09.01.08

Sporting buttery leather boots that seem a tad handsome for farm chores, Ed Child makes his way down the path from the backyard, through the grape arbors and to the sheep pen. Five merino sheep greet him with gentle baaaas. They hope they’re in for a mid-morning snack. They settle for pats on their heads. “The brown ewe is especially affectionate,” says Barbara Child. “Her nose feels like velvet.” Barbara is bent over double, deadheading in her perennial garden.

Shelley Christiansen

09.01.08

It is seven o’clock on a Monday, a time when most Vineyarders are settling in for the night. Few drivers are out and the lights in the houses that line the roads are on. Parents have returned from work, children from school, and together they gather around the table for dinner.

Julia Rappaport

08.01.08

Henry Louis Gates Jr., known as “Skip,” is a professor at Harvard University, where he is also the director of the W.E.B. Du Bois Institute for African and African American Research. A prolific writer, editor, and film producer, he has received numerous awards and honors throughout his career, including a John D. and Catherine T. MacArthur Foundation “Genius Grant,” a National Humanities Medal, and nearly fifty honorary degrees from institutes for higher education.

Laura D. Roosevelt

08.01.08

The late summer sun beat down on us and we halted at the fork in the road. The prissy stroller that we were pushing our two-year-old daughter in was no match for the ragged terrain that lay ahead. We had not seen another human being since we left the ferry more than a mile back, and our water and snack supply was meager. The smell of failure hung in the air.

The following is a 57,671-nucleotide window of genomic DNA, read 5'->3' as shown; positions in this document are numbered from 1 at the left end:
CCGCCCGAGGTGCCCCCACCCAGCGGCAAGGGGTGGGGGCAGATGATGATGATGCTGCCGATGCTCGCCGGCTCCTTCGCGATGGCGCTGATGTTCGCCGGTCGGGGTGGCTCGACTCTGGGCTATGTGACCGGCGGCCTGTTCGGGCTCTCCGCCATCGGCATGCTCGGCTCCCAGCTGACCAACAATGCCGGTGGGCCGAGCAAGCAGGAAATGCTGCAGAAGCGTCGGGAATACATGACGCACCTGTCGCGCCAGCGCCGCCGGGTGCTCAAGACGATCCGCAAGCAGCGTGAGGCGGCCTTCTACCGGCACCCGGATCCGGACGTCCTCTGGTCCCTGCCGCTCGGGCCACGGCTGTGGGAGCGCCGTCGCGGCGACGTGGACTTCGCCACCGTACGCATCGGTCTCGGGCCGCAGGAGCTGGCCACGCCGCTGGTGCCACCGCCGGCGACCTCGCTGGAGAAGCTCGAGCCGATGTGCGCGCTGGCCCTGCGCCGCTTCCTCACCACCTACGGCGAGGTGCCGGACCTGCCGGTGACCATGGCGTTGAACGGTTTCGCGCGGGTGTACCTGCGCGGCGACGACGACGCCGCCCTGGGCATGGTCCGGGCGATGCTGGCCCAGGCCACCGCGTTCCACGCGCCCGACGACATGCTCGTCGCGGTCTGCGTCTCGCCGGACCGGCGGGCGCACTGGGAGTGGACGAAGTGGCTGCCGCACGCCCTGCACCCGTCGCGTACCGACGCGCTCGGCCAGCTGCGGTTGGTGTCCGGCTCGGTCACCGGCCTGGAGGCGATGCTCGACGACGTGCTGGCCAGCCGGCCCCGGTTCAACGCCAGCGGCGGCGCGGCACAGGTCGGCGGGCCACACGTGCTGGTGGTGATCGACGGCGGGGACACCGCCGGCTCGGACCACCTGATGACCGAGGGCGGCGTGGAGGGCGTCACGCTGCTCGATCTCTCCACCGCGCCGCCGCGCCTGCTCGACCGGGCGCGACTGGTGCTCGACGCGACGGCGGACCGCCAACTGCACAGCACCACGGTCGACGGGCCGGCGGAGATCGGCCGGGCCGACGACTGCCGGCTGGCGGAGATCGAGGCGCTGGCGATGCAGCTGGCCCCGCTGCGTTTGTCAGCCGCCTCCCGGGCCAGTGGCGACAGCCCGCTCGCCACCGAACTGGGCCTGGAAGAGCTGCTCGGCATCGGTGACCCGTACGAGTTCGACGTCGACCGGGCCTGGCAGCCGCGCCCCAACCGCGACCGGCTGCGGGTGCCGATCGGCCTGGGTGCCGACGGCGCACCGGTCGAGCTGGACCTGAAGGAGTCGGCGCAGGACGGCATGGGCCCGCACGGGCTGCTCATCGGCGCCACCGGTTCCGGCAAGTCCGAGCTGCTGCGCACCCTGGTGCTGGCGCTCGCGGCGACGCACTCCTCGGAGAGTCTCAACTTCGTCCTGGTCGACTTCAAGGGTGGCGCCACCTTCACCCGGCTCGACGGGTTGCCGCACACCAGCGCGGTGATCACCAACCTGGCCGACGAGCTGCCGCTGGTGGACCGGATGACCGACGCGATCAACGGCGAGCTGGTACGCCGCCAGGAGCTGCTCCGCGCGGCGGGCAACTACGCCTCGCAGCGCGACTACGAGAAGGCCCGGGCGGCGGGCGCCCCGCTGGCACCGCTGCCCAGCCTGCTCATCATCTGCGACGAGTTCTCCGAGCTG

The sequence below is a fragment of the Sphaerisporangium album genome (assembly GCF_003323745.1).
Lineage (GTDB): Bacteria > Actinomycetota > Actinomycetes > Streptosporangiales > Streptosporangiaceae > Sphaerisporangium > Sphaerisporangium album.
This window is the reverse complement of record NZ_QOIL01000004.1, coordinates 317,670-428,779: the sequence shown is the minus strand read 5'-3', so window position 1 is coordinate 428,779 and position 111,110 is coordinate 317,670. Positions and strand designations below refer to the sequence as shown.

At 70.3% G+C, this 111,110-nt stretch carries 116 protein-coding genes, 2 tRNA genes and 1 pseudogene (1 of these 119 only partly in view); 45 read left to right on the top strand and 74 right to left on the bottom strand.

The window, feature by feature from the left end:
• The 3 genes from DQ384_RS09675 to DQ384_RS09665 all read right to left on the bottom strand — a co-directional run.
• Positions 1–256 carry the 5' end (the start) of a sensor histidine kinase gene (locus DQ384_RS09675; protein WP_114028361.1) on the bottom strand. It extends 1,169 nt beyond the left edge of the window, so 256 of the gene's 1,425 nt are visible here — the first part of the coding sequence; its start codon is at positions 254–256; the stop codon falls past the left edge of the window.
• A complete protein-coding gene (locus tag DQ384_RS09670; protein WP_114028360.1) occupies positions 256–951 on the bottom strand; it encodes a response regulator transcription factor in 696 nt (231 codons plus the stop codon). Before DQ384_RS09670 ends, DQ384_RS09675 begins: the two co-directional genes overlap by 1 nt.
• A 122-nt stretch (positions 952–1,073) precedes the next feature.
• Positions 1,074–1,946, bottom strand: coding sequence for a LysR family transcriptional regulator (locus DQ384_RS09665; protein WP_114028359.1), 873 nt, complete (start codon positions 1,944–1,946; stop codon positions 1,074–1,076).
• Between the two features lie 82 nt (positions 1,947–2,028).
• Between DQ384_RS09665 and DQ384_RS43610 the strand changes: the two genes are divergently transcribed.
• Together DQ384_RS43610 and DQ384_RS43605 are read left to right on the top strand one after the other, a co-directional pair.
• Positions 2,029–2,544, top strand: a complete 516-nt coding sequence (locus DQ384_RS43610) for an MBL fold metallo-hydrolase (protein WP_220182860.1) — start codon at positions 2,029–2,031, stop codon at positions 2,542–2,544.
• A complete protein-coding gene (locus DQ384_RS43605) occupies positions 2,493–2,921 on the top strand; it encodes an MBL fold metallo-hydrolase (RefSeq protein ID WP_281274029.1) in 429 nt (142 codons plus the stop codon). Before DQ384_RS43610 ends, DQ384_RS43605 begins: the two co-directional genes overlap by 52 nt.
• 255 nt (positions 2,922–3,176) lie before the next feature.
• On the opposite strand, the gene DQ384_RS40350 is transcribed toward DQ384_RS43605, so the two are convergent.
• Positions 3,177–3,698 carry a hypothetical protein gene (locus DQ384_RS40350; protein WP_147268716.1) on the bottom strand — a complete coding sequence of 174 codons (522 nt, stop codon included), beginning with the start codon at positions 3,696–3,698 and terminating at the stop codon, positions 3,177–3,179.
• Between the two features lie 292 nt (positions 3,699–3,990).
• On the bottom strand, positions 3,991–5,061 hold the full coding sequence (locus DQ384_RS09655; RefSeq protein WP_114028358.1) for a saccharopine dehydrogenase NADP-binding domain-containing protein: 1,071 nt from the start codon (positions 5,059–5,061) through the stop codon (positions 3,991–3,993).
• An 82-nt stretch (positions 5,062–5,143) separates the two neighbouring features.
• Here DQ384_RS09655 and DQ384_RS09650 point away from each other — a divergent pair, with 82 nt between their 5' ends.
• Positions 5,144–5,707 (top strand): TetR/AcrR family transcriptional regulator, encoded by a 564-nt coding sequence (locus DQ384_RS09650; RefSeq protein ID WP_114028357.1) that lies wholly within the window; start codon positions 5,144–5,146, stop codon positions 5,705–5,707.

Ellen Willson Hoover

08.01.08

In the 1950s and ’60s, Chappaquiddick was considered the backyard of Edgartown. Not many people had heard of it – before Kennedy – and the summer population was small, including a few extended families. My family spent summers here, along with about fifty relatives in seven or eight houses scattered across the island. People knew each other, and most kids could roam wherever they wanted as long as they came home at the end of the day.

Margaret Knight

07.01.08

When Jimmy Morgan was a little boy growing up in Menemsha, he would climb aboard an old Noman’s Land boat left on a salt marsh and imagine he was a grown-up fisherman hauling in fish. And he carved a fishing boat from a two-by-four and would take it down to the harbor and proudly set it out on the water so it could go on fishing expeditions.

When he was only twelve, he went on his first real fishing trip. That was with Captain Donald L. Poole. They went out after swordfish on the Dorothy C.

Phyllis Meras

07.01.08

April is here, yet North Road in Chilmark has barely gotten the memo. The Menemsha Inn will open for business next weekend, but for now, the grounds remain ghostly and still, save for the dune grasses quivering in a breeze off the Sound. The breeze picks up the warm aroma of something cooking with curry.

Shelley Christiansen

07.01.08

Andrew Lefkowits ran onto the Tabernacle stage through the rear door six minutes into the Vineyard Sound reunion concert wearing shorts, a yellow button-down shirt, an overnight beard, and a backpack hooked on his shoulder. From the audience, you could see him crouch a bit as he darted along the back wall to a wooden chair just left of center stage.

Tom Dunlop

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